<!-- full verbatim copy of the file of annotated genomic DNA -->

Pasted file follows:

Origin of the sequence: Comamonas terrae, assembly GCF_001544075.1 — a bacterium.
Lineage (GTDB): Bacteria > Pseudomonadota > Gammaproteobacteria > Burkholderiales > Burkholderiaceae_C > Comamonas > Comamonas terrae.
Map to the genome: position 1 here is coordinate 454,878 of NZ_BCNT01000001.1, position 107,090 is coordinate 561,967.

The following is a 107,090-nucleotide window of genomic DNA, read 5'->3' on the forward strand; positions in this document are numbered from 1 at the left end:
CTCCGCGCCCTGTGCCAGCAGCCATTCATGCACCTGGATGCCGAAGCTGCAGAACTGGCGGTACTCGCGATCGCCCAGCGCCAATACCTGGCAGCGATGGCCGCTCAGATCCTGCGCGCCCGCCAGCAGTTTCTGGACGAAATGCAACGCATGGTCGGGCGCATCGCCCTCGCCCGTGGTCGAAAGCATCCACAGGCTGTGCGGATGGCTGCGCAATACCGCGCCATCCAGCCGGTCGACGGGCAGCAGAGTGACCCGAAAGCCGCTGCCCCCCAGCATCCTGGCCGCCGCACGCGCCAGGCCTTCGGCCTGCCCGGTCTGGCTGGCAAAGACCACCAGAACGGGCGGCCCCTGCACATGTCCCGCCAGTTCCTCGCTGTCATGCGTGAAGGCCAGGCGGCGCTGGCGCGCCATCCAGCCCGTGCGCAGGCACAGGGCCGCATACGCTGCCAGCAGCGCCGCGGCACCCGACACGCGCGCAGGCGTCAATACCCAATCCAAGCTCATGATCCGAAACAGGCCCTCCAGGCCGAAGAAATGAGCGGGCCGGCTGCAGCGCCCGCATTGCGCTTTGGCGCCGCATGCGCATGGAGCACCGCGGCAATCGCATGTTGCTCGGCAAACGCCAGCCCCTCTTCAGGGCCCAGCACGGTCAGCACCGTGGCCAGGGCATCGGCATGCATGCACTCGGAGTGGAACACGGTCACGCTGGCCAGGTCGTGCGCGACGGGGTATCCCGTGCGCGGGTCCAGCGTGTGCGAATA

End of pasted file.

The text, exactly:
Origin of the sequence: Comamonas terrae, assembly GCF_001544075.1 — a bacterium.
Lineage (GTDB): Bacteria > Pseudomonadota > Gammaproteobacteria > Burkholderiales > Burkholderiaceae_C > Comamonas > Comamonas terrae.
Map to the genome: position 1 here is coordinate 454,878 of NZ_BCNT01000001.1, position 107,090 is coordinate 561,967.

The following is a 107,090-nucleotide window of genomic DNA, read 5'->3' on the forward strand; positions in this document are numbered from 1 at the left end:
CTCCGCGCCCTGTGCCAGCAGCCATTCATGCACCTGGATGCCGAAGCTGCAGAACTGGCGGTACTCGCGATCGCCCAGCGCCAATACCTGGCAGCGATGGCCGCTCAGATCCTGCGCGCCCGCCAGCAGTTTCTGGACGAAATGCAACGCATGGTCGGGCGCATCGCCCTCGCCCGTGGTCGAAAGCATCCACAGGCTGTGCGGATGGCTGCGCAATACCGCGCCATCCAGCCGGTCGACGGGCAGCAGAGTGACCCGAAAGCCGCTGCCCCCCAGCATCCTGGCCGCCGCACGCGCCAGGCCTTCGGCCTGCCCGGTCTGGCTGGCAAAGACCACCAGAACGGGCGGCCCCTGCACATGTCCCGCCAGTTCCTCGCTGTCATGCGTGAAGGCCAGGCGGCGCTGGCGCGCCATCCAGCCCGTGCGCAGGCACAGGGCCGCATACGCTGCCAGCAGCGCCGCGGCACCCGACACGCGCGCAGGCGTCAATACCCAATCCAAGCTCATGATCCGAAACAGGCCCTCCAGGCCGAAGAAATGAGCGGGCCGGCTGCAGCGCCCGCATTGCGCTTTGGCGCCGCATGCGCATGGAGCACCGCGGCAATCGCATGTTGCTCGGCAAACGCCAGCCCCTCTTCAGGGCCCAGCACGGTCAGCACCGTGGCCAGGGCATCGGCATGCATGCACTCGGAGTGGAACACGGTCACGCTGGCCAGGTCGTGCGCGACGGGGTATCCCGTGCGCGGGTCCAGCGTGTGCGAATA